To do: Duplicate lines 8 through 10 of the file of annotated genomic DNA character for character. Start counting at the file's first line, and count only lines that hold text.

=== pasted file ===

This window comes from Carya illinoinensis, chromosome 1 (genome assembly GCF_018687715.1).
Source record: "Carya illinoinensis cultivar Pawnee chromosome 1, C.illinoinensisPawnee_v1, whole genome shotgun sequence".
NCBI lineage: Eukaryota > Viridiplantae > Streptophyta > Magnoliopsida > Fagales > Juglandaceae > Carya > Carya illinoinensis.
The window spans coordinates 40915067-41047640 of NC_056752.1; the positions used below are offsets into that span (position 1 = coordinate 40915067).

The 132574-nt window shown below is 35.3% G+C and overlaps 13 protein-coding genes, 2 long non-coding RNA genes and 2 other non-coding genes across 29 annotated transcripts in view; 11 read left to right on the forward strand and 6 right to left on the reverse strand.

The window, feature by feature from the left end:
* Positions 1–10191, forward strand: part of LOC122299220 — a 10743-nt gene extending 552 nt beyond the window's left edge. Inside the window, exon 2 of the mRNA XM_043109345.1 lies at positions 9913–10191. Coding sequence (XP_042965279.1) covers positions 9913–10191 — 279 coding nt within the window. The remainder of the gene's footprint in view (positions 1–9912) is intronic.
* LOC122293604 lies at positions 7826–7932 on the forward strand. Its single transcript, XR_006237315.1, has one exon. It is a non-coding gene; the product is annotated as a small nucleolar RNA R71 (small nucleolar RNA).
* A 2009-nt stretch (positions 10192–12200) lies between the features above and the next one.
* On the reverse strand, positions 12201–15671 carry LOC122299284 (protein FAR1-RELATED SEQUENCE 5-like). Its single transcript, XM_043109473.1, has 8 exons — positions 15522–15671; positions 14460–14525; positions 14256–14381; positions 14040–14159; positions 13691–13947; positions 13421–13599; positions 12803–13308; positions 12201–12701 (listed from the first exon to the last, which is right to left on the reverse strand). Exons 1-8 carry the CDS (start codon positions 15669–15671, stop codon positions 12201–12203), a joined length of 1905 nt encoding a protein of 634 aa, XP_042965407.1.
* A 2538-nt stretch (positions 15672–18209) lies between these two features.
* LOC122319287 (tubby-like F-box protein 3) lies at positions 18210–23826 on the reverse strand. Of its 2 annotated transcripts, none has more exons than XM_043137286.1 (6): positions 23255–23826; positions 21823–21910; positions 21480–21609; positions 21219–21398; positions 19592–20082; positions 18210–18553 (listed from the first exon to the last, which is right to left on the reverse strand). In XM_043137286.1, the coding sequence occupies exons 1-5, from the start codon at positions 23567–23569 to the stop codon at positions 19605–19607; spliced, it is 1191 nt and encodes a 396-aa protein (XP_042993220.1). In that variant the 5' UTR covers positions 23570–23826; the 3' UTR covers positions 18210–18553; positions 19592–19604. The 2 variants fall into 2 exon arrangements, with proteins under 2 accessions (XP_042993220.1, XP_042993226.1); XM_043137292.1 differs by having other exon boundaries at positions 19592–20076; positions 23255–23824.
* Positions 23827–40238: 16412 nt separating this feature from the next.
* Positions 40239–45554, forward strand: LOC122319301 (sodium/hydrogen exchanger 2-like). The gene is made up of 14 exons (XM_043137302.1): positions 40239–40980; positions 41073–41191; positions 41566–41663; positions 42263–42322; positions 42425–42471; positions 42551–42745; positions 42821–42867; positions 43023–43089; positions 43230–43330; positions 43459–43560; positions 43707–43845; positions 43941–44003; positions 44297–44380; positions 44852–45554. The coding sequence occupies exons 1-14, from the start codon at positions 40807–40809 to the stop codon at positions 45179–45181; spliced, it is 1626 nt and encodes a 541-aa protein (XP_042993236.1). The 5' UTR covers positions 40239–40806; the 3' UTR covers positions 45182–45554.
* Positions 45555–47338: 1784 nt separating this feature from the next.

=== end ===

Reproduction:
* LOC122293604 lies at positions 7826–7932 on the forward strand. Its single transcript, XR_006237315.1, has one exon. It is a non-coding gene; the product is annotated as a small nucleolar RNA R71 (small nucleolar RNA).
* A 2009-nt stretch (positions 10192–12200) lies between the features above and the next one.
* On the reverse strand, positions 12201–15671 carry LOC122299284 (protein FAR1-RELATED SEQUENCE 5-like). Its single transcript, XM_043109473.1, has 8 exons — positions 15522–15671; positions 14460–14525; positions 14256–14381; positions 14040–14159; positions 13691–13947; positions 13421–13599; positions 12803–13308; positions 12201–12701 (listed from the first exon to the last, which is right to left on the reverse strand). Exons 1-8 carry the CDS (start codon positions 15669–15671, stop codon positions 12201–12203), a joined length of 1905 nt encoding a protein of 634 aa, XP_042965407.1.